If you struggle to remember what’s on your shopping list, or where you parked your car at the supermarket, neuroscience has good news for you: the brain can change itself. Neuroplasticity is the term used to describe the brain’s talent for healing itself—and there’s plenty you can do to push it into action.
Whether you suffer from a disease or injury that affects your cognitive powers or are simply suffering from brain fog and memory loss, there’s plenty you can do to bring about recovery.
Learning New Skills
When you’re an infant, your brain forms new connections at an explosive rate. The adult brain can’t develop as rapidly, but it changes its structure nonetheless. When you learn a new skill, your brain forms new connections like highways. Just as an unused road becomes overgrown with weeds, neural pathways that you’ve stopped using also become poor carriers for traffic.
Exercising your memory clears those pathways and remaps the brain to make it active again. Programs like BrainHQ and BrainGym give you targeted, evidence-based exercises to encourage healing. Simply doing puzzles and changing certain lifestyle factors can have the same effect. You can also do the following:
- Take up new hobbies that develop whole-brain thinking and help the left and right hemispheres communicate better.
- Activities that require focus without distractions like reading, mindfulness meditation, language learning, and new classes.
- Physical exercise encourages blood flow to the brain that improves neuroplasticity.
When Mental Illness Strikes
Memory loss and cognition problems can be caused as much by illness as they can by anxiety and depression. SSRIs and other pharmaceutical therapies are critical to treating them, but there’s a lot you can do for your health to support a new, more peaceful way of life.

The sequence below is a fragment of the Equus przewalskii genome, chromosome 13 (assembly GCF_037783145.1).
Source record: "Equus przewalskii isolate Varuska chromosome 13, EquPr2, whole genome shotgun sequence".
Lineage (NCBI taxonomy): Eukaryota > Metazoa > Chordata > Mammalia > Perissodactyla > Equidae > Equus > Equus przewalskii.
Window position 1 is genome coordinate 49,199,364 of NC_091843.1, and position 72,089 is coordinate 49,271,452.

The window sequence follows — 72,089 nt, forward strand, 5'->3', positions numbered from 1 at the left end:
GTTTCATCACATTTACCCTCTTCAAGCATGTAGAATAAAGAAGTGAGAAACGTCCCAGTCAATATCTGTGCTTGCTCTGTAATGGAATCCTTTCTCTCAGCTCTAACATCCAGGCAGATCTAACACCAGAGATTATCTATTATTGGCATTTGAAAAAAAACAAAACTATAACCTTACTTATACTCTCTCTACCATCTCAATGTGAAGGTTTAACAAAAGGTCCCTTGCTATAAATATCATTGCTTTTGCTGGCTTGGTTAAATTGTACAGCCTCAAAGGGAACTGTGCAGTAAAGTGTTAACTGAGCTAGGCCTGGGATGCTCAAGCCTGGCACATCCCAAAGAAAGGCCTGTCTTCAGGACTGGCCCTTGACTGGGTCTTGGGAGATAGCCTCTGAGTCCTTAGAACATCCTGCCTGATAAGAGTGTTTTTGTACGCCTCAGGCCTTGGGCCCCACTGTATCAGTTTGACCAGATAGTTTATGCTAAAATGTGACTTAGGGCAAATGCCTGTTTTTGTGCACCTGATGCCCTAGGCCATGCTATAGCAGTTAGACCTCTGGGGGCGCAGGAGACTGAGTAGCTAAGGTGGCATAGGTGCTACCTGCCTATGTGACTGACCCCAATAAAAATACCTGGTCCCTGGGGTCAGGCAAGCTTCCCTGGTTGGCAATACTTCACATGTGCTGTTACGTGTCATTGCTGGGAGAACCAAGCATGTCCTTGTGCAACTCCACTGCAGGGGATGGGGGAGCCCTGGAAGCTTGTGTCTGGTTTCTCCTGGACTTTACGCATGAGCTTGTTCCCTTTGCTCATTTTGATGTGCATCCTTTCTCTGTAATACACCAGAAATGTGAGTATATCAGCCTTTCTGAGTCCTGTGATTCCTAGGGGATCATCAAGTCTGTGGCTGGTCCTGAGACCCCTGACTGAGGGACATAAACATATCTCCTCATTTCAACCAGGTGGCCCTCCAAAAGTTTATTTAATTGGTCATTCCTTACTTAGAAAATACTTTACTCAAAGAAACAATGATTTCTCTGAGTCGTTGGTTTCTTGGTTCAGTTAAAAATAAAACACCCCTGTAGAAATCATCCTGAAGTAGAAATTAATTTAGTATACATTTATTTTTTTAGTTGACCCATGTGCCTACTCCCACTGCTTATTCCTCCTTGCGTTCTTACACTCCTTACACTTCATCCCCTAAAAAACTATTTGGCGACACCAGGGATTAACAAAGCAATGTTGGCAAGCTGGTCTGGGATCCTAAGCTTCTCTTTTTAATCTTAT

- Brain-derived neurotrophic factors that improve learning and synaptic connections.
- Essential fatty acids found in yellow and red fruits as well as vegetables, make up 31% of the prefrontal cortex. Deficiency can worsen depression.
- B vitamins are central to your neurological well-being.
Nootropics are an emerging smart drug class intended to enhance memory and neuroplasticity. Some contain stimulants, which are contraindicated in cardiac disease and other illnesses, so it’s important to speak to your doctor before starting a nootropics stack. However, they’ve been remarkably effective for people with Alzheimer’s and similar diseases.
Because some patients feel sleepy and confused as a result of physical exhaustion, enhancing primary neurotransmitters with nootropics can be effective. Modafinil in MindLabPro, for example, helps some patients to process thoughts faster and with more complexity. Bacopa Monniera can help the brain’s circulation and memory. Citicoline is especially useful for those who have suffered from a stroke or a traumatic brain injury.
You Are What You Eat
Your brain needs nutrients as much as any other part of your body does, and specific vitamins are powerful brain healers. Leptin feeds many parts of the brain by providing energy and aiding neuroplasticity. Insulin changes cognitive processing while omega-3 fatty acids improve plasticity. Other important nutrients include:
- Flavanoids: Improves memory in elderly patients.
- Folate: Improves memory performance, especially in women.
- Vitamin D: Important for older patients.
- Vitamin E and antioxidants: Reduces cognitive decline.
- Selenium: Lifelong deficiencies reduce cognitive function.
- Iron: Important for normalizing concentration problems in young women.
Nutrition is the foundation of brain health. Without a wholesome diet, all your efforts to improve your cognition will fall flat.
Smart drugs don’t occur naturally in the body, but nutrients do. The body metabolizes some nutrients better when they’re taken in through food, so nothing can replace a wholesome meal. Still, if you’re affected by stress or aren’t managing to fit the right foods on your plate, supplements that don’t contain botanical ingredients are usually safe and well absorbed. Most don’t have medicinal effects unless your diet is already lacking, so they aren’t miracle workers. They will have dramatic effects if your diet is lacking in important foods, though, which will help you to fix your imbalance and thus improve your brain’s “fitness”.
Memory and cognitive problems can have powerful effects on your quality of life, especially when they’re severe enough to become disabilities. They have an enormous range of causes, from developmental problems in infancy to medications and neurophysiological changes. Their impact can affect judgment, so they don’t only influence your peace of mind but the actual events in your life as well. At their worst, they have emotional symptoms, causing outbursts that can alienate the patient, so addressing the problem is crucial.